(And no, I do not buy his explanation that the Lakers simply granted him this money. If there was no negotiation, it’s because the Lakers knew the numbers they had to hit to avoid any controversy. Whether they handled it properly is a separate debate.)

And where would he go? Yes, he’s looked good this year and still carries tremendous cache, but Kobe is nonetheless a 36-year old guard coming off two big injuries, with a massive cap number this year and next, for whom the Lakers would demand major assets in return, holding veto power over any deal potentially stripping his new team of too much stuff. For all the talk of New York being an ideal landing spot, with plenty of organizational familiarity in Phil Jackson upstairs and Derek Fisher on the sidelines (plus the sexiness factor of Kobe playing every night at The Garden), I don’t think the Knicks would actually pull the trigger. Phil has a plan. Giving up picks and young talent to have Kobe obliterate $25 million of his cap space next season isn’t part of it.

Particularly since Carmelo Anthony, Kobe, and J.R. Smith don’t make a likely championship trio, even in the East. Phil knows that, and more importantly, so does Kobe. His well-documented hyper-competitiveness notwithstanding, he’d recognize the brand and emotional connection built playing every year of his transcendent career with the same iconic franchise has more value than a very speculative shot at a sixth ring, even in New York.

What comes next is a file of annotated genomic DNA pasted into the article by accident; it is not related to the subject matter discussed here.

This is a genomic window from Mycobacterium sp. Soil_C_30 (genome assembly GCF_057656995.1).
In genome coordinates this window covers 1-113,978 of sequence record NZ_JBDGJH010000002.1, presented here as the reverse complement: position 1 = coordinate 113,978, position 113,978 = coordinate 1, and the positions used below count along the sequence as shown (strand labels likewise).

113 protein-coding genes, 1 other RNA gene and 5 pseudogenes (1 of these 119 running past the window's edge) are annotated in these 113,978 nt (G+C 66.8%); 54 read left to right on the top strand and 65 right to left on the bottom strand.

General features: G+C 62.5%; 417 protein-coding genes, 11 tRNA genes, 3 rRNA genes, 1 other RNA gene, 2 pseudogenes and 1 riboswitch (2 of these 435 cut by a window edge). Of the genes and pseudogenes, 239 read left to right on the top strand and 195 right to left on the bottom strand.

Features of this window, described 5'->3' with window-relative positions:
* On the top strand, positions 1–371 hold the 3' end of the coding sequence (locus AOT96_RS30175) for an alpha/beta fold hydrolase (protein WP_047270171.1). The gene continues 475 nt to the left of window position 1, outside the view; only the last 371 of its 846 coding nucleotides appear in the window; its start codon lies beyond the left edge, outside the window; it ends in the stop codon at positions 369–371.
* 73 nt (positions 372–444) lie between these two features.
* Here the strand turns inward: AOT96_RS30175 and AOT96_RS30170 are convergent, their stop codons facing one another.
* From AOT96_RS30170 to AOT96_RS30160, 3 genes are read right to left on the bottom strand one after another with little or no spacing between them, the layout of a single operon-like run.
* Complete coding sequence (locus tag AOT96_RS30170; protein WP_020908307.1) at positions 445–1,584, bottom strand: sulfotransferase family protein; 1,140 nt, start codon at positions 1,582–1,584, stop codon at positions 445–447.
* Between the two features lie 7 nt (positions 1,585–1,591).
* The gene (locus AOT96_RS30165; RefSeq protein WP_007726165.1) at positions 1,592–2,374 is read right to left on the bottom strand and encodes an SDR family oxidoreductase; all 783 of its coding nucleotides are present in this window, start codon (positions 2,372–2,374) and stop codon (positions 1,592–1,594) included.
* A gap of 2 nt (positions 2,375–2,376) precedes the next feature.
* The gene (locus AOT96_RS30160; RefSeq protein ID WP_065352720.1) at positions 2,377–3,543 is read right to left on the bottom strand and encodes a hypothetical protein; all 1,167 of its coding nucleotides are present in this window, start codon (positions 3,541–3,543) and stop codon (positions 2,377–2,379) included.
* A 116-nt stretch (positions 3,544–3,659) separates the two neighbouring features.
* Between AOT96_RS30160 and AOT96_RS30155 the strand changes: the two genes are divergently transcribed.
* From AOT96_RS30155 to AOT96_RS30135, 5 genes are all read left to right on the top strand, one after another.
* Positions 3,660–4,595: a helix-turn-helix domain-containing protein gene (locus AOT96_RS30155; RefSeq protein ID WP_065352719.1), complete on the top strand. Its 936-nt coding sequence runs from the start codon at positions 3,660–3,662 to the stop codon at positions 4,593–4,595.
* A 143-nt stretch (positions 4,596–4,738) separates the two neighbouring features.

And if not the Knicks, where? He’s extremely hard to trade, and the only thing more damaging to Kobe’s rep than forcing his way out of Los Angeles would be trying and failing.

For all the chest-puffing, social media driven, “Winning is the only thing” hyper-Lombardi-ism infecting our sports culture, there are still things we value as much as final scores. In different combinations for different situations, fair play, honesty, character, and loyalty all matter. Titles can be tainted should too many of those qualities be compromised in the process. Kobe might want more hardware, but doesn’t need it. Does a sixth ring really help Kobe’s legacy if brought by bailing on the Lakers? Is even a crack at the postseason enough to sacrifice everything else he’s built up?

In the end, the Lakers and Kobe are married to each other,* for better or for… well, this. When the two-year extension was offered and signed, both sides understood what could be coming. There would be attempts to improve the team, but they might not work. Fingers crossed, the Lakers might surprise people. But they might not, and the Lakers could not afford any heroics aimed at saving the end of the Kobe Era at the expense of whatever comes after. Kobe, eyes open, chose, deep continuity and money. The Lakers knew, and did the same. They didn’t offer Bryant that contract purely out of loyalty after years of success, after all. He keeps them relevant and brings income. They made PR calculations, too, particularly in the post-Dwight Howard aftermath.